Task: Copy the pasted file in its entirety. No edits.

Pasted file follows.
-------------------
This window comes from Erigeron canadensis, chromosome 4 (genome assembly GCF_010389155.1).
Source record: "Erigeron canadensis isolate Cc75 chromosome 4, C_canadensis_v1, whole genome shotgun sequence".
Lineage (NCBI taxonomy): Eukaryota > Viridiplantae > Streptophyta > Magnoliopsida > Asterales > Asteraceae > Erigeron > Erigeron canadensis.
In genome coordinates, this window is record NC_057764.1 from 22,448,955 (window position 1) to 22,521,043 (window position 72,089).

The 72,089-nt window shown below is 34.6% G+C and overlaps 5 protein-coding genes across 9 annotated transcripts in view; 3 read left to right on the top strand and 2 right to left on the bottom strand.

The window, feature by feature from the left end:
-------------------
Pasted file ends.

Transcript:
This window comes from Erigeron canadensis, chromosome 4 (genome assembly GCF_010389155.1).
Source record: "Erigeron canadensis isolate Cc75 chromosome 4, C_canadensis_v1, whole genome shotgun sequence".
Lineage (NCBI taxonomy): Eukaryota > Viridiplantae > Streptophyta > Magnoliopsida > Asterales > Asteraceae > Erigeron > Erigeron canadensis.
In genome coordinates, this window is record NC_057764.1 from 22,448,955 (window position 1) to 22,521,043 (window position 72,089).

The 72,089-nt window shown below is 34.6% G+C and overlaps 5 protein-coding genes across 9 annotated transcripts in view; 3 read left to right on the top strand and 2 right to left on the bottom strand.

The window, feature by feature from the left end: